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|Randomized Head-to-Head Trial Shows Aranesp Dosed Every Two Weeks is Comparable to Epoetin Alfa Dosed Once a Week in Breast Cancer Patients|
THOUSAND OAKS, Calif.--(BUSINESS WIRE)--Dec. 11, 2004--Amgen Inc. (Nasdaq:AMGN), the world's largest biotechnology company, today announced that data from a head-to-head study show that 200 mcg of Aranesp(R) (darbepoetin alfa) dosed once every two weeks has similar efficacy to 40,000 U of Epoetin alfa dosed once every week in boosting hemoglobin and reducing the need for blood transfusions in breast cancer patients with chemotherapy-induced anemia. The results were presented by one of the study's lead investigators, Lee Schwartzberg, M.D., FACP, medical director of The West Clinic, Memphis, Tenn., at the 27th annual San Antonio Breast Cancer Symposium (SABCS). (SABCS Abstract #6030)
"In this trial, no differences in the ability to achieve, in the time to achieve or in the ability to maintain the target hemoglobin range were observed between the two treatment groups," said Dr. Schwartzberg. "These findings are important as they suggest that Aranesp is effective in correcting anemia when administered every two weeks, which is potentially more convenient than every week administration for patients and caregivers."
The results were analyzed based upon the achievement and maintenance of target hemoglobin threshold (greater than or equal to 11 g/dL) and range (11-13 g/dL, which is based on the American Society of Hematology (ASH)/American Society of Clinical Oncology (ASCO) and National Comprehensive Cancer Network (NCCN) guidelines for cancer and treatment-related anemia). In the multi-center trial, 141 breast cancer patients were randomized to receive either 200 mcg of Aranesp dosed every two weeks (n=72) or 40,000 U of Epoetin alfa dosed once a week (n=69).
More than 90 percent of patients in both groups achieved hemoglobin levels of greater than or equal to 11 g/dL (93 percent in Aranesp group and 90 percent in Epoetin alfa group). The median time to reach the target hemoglobin level was three weeks in the Aranesp group and four weeks in the Epoetin alfa group. After achieving the target hemoglobin level, 93 percent of patients in the Aranesp group remained in the target hemoglobin range compared to 91 percent in the Epoetin alfa group.
During the study, a lower proportion of patients treated with Aranesp (six percent) required a blood transfusion compared with patients treated with Epoetin alfa (16 percent). At the beginning of the trial, mean baseline hemoglobin was 10.5 g/dL for the Aranesp group and 10.6 g/dL for the Epoetin alfa group. At the end of treatment, mean change in hemoglobin was 1.9 g/dL for Aranesp and 1.7 g/dL for Epoetin alfa.
Both Aranesp and Epoetin alfa had similar safety profiles in this study. During the treatment period, 15 percent of Aranesp patients and 24 percent of Epoetin alfa patients had one or more serious adverse events. These events were consistent with those observed in cancer patients receiving chemotherapy and included general disorders, administration site conditions and gastrointestinal disorders. No thrombotic events occurred.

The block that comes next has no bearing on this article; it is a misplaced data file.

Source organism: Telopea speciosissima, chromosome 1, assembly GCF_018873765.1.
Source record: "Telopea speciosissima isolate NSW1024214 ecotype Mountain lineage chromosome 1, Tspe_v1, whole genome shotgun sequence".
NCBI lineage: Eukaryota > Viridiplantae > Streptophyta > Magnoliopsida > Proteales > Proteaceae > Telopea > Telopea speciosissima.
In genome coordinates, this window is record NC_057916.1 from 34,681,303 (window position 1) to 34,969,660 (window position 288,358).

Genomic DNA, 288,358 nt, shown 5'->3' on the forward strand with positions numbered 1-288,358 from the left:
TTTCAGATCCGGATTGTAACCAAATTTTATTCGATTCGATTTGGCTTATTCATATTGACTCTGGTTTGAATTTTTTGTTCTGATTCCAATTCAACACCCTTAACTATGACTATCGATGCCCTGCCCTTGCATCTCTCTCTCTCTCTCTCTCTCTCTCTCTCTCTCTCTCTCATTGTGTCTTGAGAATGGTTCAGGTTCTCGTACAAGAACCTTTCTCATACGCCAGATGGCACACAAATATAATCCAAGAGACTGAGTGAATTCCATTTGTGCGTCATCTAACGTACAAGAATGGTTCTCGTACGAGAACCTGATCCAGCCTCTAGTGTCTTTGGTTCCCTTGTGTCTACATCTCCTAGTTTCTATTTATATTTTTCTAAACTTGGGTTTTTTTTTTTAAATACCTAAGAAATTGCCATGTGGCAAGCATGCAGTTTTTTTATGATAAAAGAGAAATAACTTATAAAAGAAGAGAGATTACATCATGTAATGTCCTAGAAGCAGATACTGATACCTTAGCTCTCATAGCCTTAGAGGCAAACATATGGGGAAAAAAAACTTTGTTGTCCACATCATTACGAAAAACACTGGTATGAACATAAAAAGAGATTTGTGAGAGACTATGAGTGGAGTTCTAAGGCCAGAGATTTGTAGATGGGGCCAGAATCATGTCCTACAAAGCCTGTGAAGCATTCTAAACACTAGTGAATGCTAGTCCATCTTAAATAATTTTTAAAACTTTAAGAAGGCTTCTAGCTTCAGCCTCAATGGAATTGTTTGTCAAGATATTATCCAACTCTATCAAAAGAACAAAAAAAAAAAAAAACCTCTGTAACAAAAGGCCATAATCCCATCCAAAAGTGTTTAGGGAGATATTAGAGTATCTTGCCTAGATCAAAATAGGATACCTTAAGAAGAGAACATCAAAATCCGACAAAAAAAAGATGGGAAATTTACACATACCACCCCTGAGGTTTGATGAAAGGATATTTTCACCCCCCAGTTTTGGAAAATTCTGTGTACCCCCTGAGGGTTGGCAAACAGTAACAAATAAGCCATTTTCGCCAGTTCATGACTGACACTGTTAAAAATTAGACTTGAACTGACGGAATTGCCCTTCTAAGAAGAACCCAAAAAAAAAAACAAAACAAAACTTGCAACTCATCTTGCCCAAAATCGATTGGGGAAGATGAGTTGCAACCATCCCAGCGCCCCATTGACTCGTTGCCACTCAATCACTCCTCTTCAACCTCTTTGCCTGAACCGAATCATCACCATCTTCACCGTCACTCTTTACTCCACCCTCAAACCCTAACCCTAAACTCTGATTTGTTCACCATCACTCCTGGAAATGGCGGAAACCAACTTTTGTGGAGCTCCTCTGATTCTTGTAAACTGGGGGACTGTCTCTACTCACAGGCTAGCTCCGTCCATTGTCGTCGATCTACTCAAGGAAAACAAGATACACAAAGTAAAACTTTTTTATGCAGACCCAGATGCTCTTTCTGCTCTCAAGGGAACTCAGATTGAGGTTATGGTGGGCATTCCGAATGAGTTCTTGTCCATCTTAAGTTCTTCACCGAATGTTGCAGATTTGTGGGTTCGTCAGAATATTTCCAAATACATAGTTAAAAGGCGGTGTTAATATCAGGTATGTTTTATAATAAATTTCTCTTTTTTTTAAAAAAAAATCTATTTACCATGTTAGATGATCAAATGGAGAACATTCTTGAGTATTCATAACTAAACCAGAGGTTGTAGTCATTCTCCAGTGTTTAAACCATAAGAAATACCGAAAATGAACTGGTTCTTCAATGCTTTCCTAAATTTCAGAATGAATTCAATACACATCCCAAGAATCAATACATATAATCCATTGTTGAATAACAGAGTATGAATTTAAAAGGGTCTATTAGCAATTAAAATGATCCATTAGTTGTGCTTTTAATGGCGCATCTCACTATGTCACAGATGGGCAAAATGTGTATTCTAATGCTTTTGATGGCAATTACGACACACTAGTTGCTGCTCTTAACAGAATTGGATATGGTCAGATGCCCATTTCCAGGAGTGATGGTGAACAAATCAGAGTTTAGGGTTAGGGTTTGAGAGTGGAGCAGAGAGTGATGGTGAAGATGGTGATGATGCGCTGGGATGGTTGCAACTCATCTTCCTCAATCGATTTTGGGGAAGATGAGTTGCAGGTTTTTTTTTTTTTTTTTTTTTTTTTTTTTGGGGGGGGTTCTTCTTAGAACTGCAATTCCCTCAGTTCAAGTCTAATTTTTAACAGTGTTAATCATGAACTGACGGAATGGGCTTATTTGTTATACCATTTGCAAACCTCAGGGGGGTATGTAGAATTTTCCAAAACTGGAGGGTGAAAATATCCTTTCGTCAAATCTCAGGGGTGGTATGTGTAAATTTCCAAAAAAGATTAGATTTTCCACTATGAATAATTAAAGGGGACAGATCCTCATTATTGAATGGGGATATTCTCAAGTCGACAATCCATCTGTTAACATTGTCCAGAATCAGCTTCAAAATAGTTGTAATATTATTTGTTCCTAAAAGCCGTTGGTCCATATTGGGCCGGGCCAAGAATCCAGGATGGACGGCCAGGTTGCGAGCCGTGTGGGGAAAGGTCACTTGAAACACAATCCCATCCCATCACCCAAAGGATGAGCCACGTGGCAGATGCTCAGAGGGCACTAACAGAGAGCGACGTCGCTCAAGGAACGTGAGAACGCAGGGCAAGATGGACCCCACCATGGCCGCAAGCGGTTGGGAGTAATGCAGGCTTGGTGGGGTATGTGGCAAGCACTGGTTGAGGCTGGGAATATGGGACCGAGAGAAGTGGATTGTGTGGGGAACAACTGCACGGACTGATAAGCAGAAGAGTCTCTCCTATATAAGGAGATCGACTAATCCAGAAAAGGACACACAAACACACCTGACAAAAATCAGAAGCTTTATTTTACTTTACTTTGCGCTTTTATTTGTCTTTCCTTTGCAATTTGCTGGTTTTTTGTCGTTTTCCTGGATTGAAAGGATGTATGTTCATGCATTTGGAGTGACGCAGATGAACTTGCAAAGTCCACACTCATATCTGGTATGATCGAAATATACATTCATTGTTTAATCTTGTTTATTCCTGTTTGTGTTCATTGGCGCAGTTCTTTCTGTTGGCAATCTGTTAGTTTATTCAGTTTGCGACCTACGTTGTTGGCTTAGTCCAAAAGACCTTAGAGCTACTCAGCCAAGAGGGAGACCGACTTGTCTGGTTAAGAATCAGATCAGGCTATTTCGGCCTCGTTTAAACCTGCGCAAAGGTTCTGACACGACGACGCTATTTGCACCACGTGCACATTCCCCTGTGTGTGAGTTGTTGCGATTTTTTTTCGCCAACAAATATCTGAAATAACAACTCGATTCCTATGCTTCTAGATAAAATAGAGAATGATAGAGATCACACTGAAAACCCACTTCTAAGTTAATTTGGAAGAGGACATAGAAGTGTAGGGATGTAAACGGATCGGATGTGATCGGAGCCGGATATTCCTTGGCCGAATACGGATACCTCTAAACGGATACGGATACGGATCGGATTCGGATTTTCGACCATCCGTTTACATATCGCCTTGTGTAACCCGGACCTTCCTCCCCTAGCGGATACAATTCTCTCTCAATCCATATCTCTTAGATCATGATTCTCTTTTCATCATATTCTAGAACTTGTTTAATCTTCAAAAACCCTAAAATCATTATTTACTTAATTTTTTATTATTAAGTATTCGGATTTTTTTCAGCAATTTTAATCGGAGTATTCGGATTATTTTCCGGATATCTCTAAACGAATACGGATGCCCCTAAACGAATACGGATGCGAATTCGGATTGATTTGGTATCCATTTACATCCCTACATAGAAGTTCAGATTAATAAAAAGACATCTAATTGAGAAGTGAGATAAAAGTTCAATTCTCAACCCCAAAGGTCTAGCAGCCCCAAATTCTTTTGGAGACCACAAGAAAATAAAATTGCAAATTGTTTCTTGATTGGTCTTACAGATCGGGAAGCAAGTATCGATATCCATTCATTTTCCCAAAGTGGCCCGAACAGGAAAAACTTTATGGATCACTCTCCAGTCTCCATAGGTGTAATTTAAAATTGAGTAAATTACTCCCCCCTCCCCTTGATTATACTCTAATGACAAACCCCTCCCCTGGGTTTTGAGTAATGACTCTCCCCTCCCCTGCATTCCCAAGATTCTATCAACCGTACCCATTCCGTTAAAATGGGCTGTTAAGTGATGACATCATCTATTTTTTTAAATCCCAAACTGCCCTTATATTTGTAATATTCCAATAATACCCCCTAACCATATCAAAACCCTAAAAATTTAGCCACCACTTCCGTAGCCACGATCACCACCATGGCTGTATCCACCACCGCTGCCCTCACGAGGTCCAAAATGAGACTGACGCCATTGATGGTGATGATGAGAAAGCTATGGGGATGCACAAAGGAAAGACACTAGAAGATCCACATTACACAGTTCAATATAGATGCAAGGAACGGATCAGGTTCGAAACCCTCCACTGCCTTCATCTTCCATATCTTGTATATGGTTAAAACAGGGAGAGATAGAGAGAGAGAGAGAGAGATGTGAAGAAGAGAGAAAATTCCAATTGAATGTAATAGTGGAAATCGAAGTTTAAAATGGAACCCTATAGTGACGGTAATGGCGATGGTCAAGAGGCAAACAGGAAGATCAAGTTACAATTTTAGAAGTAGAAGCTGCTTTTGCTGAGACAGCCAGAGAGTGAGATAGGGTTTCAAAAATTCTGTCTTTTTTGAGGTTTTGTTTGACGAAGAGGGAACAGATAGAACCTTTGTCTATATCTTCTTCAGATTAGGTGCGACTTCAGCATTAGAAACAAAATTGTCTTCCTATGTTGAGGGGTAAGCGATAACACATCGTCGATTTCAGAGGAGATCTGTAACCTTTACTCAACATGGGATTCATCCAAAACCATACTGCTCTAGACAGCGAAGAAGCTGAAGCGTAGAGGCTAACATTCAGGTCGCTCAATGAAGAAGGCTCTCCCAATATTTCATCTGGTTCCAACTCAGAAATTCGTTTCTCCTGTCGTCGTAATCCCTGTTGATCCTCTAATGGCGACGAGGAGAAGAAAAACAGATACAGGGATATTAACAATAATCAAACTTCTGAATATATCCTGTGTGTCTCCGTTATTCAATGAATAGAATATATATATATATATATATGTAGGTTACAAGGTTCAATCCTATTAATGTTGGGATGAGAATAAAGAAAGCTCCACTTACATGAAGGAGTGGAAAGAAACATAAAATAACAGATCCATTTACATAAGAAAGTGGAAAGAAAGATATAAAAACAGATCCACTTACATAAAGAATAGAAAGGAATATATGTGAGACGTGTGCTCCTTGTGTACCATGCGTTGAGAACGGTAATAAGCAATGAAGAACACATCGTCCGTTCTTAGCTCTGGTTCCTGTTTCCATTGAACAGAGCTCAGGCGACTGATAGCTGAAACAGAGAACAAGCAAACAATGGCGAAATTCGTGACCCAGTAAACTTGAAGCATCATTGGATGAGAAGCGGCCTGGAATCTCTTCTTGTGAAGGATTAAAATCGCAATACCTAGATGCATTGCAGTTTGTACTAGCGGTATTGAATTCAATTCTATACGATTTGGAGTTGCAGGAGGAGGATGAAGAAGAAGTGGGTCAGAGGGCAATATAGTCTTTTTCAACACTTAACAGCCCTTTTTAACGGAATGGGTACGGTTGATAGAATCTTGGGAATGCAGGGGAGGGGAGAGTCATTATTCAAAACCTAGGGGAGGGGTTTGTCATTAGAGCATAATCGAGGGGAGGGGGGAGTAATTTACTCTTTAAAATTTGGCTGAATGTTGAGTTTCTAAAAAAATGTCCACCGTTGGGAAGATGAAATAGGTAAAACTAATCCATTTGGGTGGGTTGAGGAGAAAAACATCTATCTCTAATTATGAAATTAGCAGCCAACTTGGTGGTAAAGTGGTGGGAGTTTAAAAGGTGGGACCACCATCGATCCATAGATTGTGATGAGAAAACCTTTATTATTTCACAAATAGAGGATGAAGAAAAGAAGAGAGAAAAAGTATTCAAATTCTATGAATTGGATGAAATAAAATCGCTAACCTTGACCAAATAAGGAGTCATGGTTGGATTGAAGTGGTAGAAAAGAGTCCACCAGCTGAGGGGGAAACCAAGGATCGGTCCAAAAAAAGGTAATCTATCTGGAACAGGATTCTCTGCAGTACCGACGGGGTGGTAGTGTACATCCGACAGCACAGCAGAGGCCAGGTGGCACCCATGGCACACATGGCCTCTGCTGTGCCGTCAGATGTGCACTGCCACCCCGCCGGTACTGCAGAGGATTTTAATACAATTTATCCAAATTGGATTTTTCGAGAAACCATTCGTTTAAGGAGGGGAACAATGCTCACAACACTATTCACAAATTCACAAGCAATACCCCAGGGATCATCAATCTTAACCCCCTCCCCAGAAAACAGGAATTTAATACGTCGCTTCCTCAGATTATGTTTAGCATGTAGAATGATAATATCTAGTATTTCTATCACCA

In July 2002, Aranesp was approved by the U.S. Food and Drug Administration (FDA) for the treatment of chemotherapy-induced anemia in patients with nonmyeloid malignancies. Aranesp is a recombinant erythropoietic protein (a protein that stimulates production of oxygen-carrying red blood cells). Amgen revolutionized anemia treatment with the discovery of recombinant erythropoietin, Epoetin alfa, which is currently marketed in the U.S. by Amgen as EPOGEN(R)(1) and by Ortho Biotech Products, LP, as Procrit(R)(2). Building on this heritage, Amgen developed Aranesp, which contains two additional sialic acid-containing carbohydrate chains than the Epoetin alfa molecule, resulting in more activity, with the added benefit of less-frequent administration (for example, where Epoetin alfa is administered three times a week, Aranesp should be administered weekly).
Aranesp is contraindicated in patients with uncontrolled hypertension. Erythropoietic therapies may increase the risk of thrombotic and other serious events; dose reductions are recommended if the hemoglobin increase exceeds 1.0 g/dL in any two-week period. The most commonly reported side effects in Aranesp trials were fatigue, edema, nausea, vomiting, diarrhea, fever and dyspnea.
The Aranesp dosage should be adjusted for each patient to achieve and maintain a target hemoglobin not to exceed 12 g/dL. Doses must be individualized to ensure that hemoglobin is maintained at an appropriate level for each patient.
Amgen is a global biotechnology company that discovers, develops, manufactures and markets important human therapeutics based on advances in cellular and molecular biology.
Forward Looking Statement
This news release contains forward-looking statements that involve significant risks and uncertainties, including those discussed below and others that can be found in Amgen's Form 10-K for the year ended December 31, 2003, and in Amgen's periodic reports on Form 10-Q and Form 8-K. Amgen is providing this information as of the date of this news release and does not undertake any obligation to update any forward-looking statements contained in this document as a result of new information, future events or otherwise.
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Aranesp prescribing information can be accessed by calling 800-772-6436 or by logging on to www.aranesp.com.
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(1) Epogen(R) is a registered trademark of Amgen, Inc.
(2) Procrit(R) is a registered trademark of Ortho Biotech Products, L.P.
CONTACT: Amgen, Thousand Oaks